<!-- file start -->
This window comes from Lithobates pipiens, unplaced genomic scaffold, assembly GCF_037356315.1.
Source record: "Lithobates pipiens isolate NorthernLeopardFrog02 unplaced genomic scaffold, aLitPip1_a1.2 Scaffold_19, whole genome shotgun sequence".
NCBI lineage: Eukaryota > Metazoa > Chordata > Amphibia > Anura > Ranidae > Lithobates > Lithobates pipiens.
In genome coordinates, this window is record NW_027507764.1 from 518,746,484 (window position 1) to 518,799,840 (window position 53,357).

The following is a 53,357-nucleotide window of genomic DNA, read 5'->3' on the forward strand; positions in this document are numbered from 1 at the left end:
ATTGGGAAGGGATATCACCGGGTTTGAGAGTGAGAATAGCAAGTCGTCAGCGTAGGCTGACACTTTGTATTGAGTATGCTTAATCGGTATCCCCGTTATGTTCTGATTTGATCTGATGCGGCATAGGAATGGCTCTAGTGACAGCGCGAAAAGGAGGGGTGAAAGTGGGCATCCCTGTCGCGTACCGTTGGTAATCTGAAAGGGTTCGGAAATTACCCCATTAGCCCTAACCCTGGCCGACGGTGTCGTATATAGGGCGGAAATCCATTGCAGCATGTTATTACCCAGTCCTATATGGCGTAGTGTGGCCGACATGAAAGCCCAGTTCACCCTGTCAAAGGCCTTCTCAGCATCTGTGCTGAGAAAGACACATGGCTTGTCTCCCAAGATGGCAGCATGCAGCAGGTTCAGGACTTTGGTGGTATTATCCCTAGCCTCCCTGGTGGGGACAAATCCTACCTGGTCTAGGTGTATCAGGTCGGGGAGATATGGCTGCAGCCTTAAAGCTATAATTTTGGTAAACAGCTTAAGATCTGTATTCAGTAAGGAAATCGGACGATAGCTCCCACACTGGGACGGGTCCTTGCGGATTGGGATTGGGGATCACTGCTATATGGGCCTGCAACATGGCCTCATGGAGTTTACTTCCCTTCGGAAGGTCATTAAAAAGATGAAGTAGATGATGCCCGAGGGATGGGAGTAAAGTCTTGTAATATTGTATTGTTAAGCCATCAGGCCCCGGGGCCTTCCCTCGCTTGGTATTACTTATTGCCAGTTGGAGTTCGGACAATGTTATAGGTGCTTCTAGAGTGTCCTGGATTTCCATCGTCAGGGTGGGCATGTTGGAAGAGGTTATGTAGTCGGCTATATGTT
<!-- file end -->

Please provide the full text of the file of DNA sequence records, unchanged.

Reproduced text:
This window comes from Lithobates pipiens, unplaced genomic scaffold, assembly GCF_037356315.1.
Source record: "Lithobates pipiens isolate NorthernLeopardFrog02 unplaced genomic scaffold, aLitPip1_a1.2 Scaffold_19, whole genome shotgun sequence".
NCBI lineage: Eukaryota > Metazoa > Chordata > Amphibia > Anura > Ranidae > Lithobates > Lithobates pipiens.
In genome coordinates, this window is record NW_027507764.1 from 518,746,484 (window position 1) to 518,799,840 (window position 53,357).

The following is a 53,357-nucleotide window of genomic DNA, read 5'->3' on the forward strand; positions in this document are numbered from 1 at the left end:
ATTGGGAAGGGATATCACCGGGTTTGAGAGTGAGAATAGCAAGTCGTCAGCGTAGGCTGACACTTTGTATTGAGTATGCTTAATCGGTATCCCCGTTATGTTCTGATTTGATCTGATGCGGCATAGGAATGGCTCTAGTGACAGCGCGAAAAGGAGGGGTGAAAGTGGGCATCCCTGTCGCGTACCGTTGGTAATCTGAAAGGGTTCGGAAATTACCCCATTAGCCCTAACCCTGGCCGACGGTGTCGTATATAGGGCGGAAATCCATTGCAGCATGTTATTACCCAGTCCTATATGGCGTAGTGTGGCCGACATGAAAGCCCAGTTCACCCTGTCAAAGGCCTTCTCAGCATCTGTGCTGAGAAAGACACATGGCTTGTCTCCCAAGATGGCAGCATGCAGCAGGTTCAGGACTTTGGTGGTATTATCCCTAGCCTCCCTGGTGGGGACAAATCCTACCTGGTCTAGGTGTATCAGGTCGGGGAGATATGGCTGCAGCCTTAAAGCTATAATTTTGGTAAACAGCTTAAGATCTGTATTCAGTAAGGAAATCGGACGATAGCTCCCACACTGGGACGGGTCCTTGCGGATTGGGATTGGGGATCACTGCTATATGGGCCTGCAACATGGCCTCATGGAGTTTACTTCCCTTCGGAAGGTCATTAAAAAGATGAAGTAGATGATGCCCGAGGGATGGGAGTAAAGTCTTGTAATATTGTATTGTTAAGCCATCAGGCCCCGGGGCCTTCCCTCGCTTGGTATTACTTATTGCCAGTTGGAGTTCGGACAATGTTATAGGTGCTTCTAGAGTGTCCTGGATTTCCATCGTCAGGGTGGGCATGTTGGAAGAGGTTATGTAGTCGGCTATATGTT